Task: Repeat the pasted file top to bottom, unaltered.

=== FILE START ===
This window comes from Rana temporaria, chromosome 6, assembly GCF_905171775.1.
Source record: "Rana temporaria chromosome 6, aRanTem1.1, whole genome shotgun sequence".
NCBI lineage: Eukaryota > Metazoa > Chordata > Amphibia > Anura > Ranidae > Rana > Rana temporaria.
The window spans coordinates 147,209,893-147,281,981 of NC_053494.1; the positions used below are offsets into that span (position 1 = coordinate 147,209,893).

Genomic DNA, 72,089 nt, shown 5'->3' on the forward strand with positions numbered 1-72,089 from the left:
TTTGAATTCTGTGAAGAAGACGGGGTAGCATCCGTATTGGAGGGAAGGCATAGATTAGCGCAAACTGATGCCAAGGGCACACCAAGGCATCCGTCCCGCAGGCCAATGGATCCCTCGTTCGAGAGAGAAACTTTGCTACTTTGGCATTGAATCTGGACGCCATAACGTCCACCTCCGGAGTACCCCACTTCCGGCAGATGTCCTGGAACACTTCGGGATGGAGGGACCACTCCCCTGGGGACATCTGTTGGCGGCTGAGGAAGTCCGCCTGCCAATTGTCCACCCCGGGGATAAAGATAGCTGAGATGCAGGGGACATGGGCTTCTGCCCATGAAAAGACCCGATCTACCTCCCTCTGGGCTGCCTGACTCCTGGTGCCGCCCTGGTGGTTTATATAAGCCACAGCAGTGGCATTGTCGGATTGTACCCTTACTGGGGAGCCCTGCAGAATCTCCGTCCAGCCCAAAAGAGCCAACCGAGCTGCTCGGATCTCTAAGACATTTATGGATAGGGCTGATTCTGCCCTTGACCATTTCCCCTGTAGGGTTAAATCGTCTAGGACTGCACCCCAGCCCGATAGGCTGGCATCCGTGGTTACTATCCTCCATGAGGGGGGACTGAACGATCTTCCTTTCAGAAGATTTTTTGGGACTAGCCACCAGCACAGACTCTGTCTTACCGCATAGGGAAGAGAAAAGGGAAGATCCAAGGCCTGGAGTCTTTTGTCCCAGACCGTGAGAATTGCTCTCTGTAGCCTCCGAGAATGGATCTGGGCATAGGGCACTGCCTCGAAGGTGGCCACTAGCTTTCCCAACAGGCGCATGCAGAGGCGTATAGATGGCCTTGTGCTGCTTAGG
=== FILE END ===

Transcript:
This window comes from Rana temporaria, chromosome 6, assembly GCF_905171775.1.
Source record: "Rana temporaria chromosome 6, aRanTem1.1, whole genome shotgun sequence".
NCBI lineage: Eukaryota > Metazoa > Chordata > Amphibia > Anura > Ranidae > Rana > Rana temporaria.
The window spans coordinates 147,209,893-147,281,981 of NC_053494.1; the positions used below are offsets into that span (position 1 = coordinate 147,209,893).

Genomic DNA, 72,089 nt, shown 5'->3' on the forward strand with positions numbered 1-72,089 from the left:
TTTGAATTCTGTGAAGAAGACGGGGTAGCATCCGTATTGGAGGGAAGGCATAGATTAGCGCAAACTGATGCCAAGGGCACACCAAGGCATCCGTCCCGCAGGCCAATGGATCCCTCGTTCGAGAGAGAAACTTTGCTACTTTGGCATTGAATCTGGACGCCATAACGTCCACCTCCGGAGTACCCCACTTCCGGCAGATGTCCTGGAACACTTCGGGATGGAGGGACCACTCCCCTGGGGACATCTGTTGGCGGCTGAGGAAGTCCGCCTGCCAATTGTCCACCCCGGGGATAAAGATAGCTGAGATGCAGGGGACATGGGCTTCTGCCCATGAAAAGACCCGATCTACCTCCCTCTGGGCTGCCTGACTCCTGGTGCCGCCCTGGTGGTTTATATAAGCCACAGCAGTGGCATTGTCGGATTGTACCCTTACTGGGGAGCCCTGCAGAATCTCCGTCCAGCCCAAAAGAGCCAACCGAGCTGCTCGGATCTCTAAGACATTTATGGATAGGGCTGATTCTGCCCTTGACCATTTCCCCTGTAGGGTTAAATCGTCTAGGACTGCACCCCAGCCCGATAGGCTGGCATCCGTGGTTACTATCCTCCATGAGGGGGGACTGAACGATCTTCCTTTCAGAAGATTTTTTGGGACTAGCCACCAGCACAGACTCTGTCTTACCGCATAGGGAAGAGAAAAGGGAAGATCCAAGGCCTGGAGTCTTTTGTCCCAGACCGTGAGAATTGCTCTCTGTAGCCTCCGAGAATGGATCTGGGCATAGGGCACTGCCTCGAAGGTGGCCACTAGCTTTCCCAACAGGCGCATGCAGAGGCGTATAGATGGCCTTGTGCTGCTTAGG